Bloomberg reported the news a few minutes ahead of the press release, with sources who asked not to be identified, and said that it represents around $4.2 billion of revenue for Tesla. It will be the single-largest purchase ever for electric cars. (Editor’s note update: In 2019, Amazon placed an order with Rivian for 100,000 delivery vans.) The cars will be delivered over the next 14 months from an already tight supply of Tesla vehicles.
Bloomberg points out that the cost of the order implies that Hertz is paying list prices for the Teslas, and is thus not getting a discount for its large order, which car-rental companies usually get from automakers.
Tesla Model 3s will be available to rent at Hertz locations in major US markets and parts of Europe starting in early November, according to the source. Customers will of course have access to Superchargers, and Hertz is also building its own charging infrastructure.
The electrification plan, which eventually will encompass almost all of Hertz’s half-million cars and trucks worldwide, is the company’s first big initiative since emerging from bankruptcy in June. And it signals that Hertz’s new owners, Knighthead Capital Management and Certares Management, are intent on shaking up an industry dominated by a handful of large players who are typically slow to change.
In response to the news and also a Morgan Stanley upgrade, TSLA stock is up 4-5% in premarket.
Hertz filed for bankruptcy in May 2020 as a result of the pandemic travel slump. Demand for rental cars then swung sharply upward, partly due to the result of a car shortage, driven by high demand for used cars and supply chain disruptions, as well as a rebound in travel.
In a quick turnaround due to high demand for rental cars, Hertz officially emerged from bankruptcy on June 30, which allowed it to shed more than $5 billion in debt.
Update: The press release includes a new “Let’s Go” campaign with NFL quarterback Tom Brady:
In addition, Hertz is teaming up with seven-time Super Bowl champion and entrepreneur Tom Brady to showcase how it is making EV rentals fast, seamless and more accessible, as the company accelerates its commitment to lead the future of mobility and travel.
“Electric vehicles are now mainstream, and we’ve only just begun to see rising global demand and interest,” said Hertz interim CEO Mark Fields. “The new Hertz is going to lead the way as a mobility company, starting with the largest EV rental fleet in North America and a commitment to grow our EV fleet and provide the best rental and recharging experience for leisure and business customers around the world.”
Today, 40% of US consumers say they are likely to consider an electric vehicle the next time they are in the market for a new vehicle, according to Pew. Global EV sales skyrocketed 200% in the last year and will likely continue to grow with commitments from global automakers to increase EV sales. For example, in August, three US automakers pledged to boost EV sales to 40-50% by 2030.
The growth is powered by electric vehicles’ high efficiency, positive user experience and climate change benefits – coupled with battery breakthroughs and rapidly expanding charging networks. EV drivers also benefit from lower maintenance and fuel costs.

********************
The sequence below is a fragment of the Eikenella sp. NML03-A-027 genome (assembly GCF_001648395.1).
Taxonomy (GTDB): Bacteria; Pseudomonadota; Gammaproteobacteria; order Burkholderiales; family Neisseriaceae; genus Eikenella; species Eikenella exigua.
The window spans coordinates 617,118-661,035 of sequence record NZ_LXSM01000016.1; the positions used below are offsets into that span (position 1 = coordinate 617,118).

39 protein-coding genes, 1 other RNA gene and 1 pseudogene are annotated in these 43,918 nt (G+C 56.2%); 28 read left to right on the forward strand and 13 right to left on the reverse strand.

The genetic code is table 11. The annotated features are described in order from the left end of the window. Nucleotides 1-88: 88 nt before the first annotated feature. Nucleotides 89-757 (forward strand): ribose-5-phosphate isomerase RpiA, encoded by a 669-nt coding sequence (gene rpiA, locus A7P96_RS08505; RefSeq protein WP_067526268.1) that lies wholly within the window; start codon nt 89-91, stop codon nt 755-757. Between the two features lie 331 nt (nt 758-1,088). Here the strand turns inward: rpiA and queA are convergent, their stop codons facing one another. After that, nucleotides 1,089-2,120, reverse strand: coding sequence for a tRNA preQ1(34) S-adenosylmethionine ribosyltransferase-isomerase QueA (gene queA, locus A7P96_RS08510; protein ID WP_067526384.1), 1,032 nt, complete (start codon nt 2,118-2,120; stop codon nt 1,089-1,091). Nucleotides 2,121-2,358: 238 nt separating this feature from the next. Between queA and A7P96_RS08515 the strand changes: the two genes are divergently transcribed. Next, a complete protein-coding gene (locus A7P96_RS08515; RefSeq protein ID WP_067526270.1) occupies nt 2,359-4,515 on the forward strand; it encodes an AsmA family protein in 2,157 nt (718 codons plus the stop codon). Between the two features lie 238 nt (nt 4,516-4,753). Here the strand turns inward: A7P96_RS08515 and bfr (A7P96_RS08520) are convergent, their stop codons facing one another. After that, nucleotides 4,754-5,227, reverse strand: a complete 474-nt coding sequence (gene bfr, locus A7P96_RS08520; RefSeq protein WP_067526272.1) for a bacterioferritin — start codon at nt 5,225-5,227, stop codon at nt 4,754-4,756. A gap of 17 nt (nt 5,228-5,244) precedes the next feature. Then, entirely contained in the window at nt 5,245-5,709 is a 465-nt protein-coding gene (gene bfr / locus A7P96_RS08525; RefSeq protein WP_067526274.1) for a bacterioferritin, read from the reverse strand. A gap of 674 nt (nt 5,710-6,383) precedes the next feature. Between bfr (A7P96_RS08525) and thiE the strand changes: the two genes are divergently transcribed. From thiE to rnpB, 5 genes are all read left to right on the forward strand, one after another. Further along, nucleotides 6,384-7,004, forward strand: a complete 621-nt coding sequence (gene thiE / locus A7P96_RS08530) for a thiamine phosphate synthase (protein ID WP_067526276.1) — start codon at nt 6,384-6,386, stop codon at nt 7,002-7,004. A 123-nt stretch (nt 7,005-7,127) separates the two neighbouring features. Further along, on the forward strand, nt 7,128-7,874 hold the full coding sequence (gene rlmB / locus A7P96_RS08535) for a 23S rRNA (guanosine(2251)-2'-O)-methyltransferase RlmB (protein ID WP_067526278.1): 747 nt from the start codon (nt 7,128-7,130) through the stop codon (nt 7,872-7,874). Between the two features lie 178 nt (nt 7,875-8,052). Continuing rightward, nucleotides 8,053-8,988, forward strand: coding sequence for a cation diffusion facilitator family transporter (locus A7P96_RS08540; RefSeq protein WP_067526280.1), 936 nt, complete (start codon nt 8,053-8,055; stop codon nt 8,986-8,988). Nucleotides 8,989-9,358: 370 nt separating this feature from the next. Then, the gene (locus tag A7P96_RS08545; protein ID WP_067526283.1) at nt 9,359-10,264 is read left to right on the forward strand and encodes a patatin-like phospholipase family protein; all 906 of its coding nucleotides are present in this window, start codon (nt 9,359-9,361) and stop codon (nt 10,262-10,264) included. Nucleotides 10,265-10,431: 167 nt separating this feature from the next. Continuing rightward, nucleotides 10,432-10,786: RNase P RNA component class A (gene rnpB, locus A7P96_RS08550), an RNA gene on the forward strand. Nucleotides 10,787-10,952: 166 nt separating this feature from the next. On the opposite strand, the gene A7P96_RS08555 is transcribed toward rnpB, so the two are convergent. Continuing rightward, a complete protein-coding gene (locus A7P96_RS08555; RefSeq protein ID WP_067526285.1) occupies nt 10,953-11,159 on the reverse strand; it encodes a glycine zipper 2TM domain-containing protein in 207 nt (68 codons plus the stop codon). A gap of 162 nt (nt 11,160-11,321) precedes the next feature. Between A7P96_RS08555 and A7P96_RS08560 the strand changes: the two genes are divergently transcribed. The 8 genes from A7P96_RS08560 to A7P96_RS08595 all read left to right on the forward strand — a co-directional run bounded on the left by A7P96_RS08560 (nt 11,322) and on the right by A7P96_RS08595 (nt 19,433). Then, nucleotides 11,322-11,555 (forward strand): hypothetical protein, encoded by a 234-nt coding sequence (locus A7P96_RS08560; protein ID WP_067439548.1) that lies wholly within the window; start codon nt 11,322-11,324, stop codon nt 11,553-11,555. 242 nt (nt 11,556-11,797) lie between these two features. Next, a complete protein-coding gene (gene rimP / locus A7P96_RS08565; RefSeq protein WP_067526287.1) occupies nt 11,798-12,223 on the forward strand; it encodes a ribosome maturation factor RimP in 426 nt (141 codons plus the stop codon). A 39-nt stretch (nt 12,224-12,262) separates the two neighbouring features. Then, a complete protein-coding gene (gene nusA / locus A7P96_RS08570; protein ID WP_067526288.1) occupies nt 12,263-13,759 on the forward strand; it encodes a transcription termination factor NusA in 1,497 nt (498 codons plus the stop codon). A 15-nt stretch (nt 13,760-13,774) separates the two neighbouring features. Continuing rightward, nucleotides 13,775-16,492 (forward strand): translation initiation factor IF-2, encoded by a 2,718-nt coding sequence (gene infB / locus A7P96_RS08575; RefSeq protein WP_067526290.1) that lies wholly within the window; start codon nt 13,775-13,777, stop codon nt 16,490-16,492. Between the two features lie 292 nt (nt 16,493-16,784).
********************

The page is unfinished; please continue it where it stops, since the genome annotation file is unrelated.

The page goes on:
Beginning in early November and expanding through year end, customers will be able to rent a Tesla Model 3 at Hertz airport and neighborhood locations in US major markets and select cities in Europe. To learn more, visit hertz.com/ev.
Hertz also is installing thousands of chargers throughout its location network. Customers who rent a Tesla Model 3 will have access to 3,000 Tesla supercharging stations throughout the US and Europe.
Hertz will offer a premium and differentiated rental experience for the Tesla EVs. This includes digitized guidance to educate customers about the electric vehicle to get them on their way quickly, and coming soon, an expedited EV rental booking process through the Hertz mobile app.
With the current order, EVs will comprise more than 20% of Hertz global fleet and is expected to be supported by a combination of Level 2 and DC fast charging in approximately 65 markets by the end of 2022 and more than 100 markets by the end of 2023. Hertz said these ambitions could be affected by factors outside of Hertz’s control, such as semiconductor chip shortages or other constraints.
This is a huge win for Teslas and EVs in general. Getting bottoms in seats will speed adoption. It’s interesting to see Hertz interim CEO Mark Fields leading the charge here, since Fields was ousted from Ford a few years back largely for not modernizing the company and preparing properly for the onslaught of EVs.
It’s also a big win for Hertz since we, and I assume most Tesla owners, will look there first when renting cars. I’m going to assume that they won’t expect to return the cars charged and hope they don’t charge some idiotic “recharging fee” akin to the $9.99 they charge for gas if you don’t return the car full.
Tom Brady, love him or hate him, is an EV guy and has been driving an EV for years. His celebrity will reach many of the middle America folks who’ve not caught the EV bug yet. This is a big mainstreaming moment.
The other big thing to consider is how this is going to affect the supply of Model 3s. Tesla already can’t make enough cars and is currently at a 1 million-car-per-year run rate. However, assuming Austin and Berlin get online soon, the automaker should be able to cover this extra demand in stride over the next year and two months.
But that’s really just the start. We have to assume that other rental car agencies will have to buy in to keep up. Nothing but upside here.
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Author: Michelle Lewis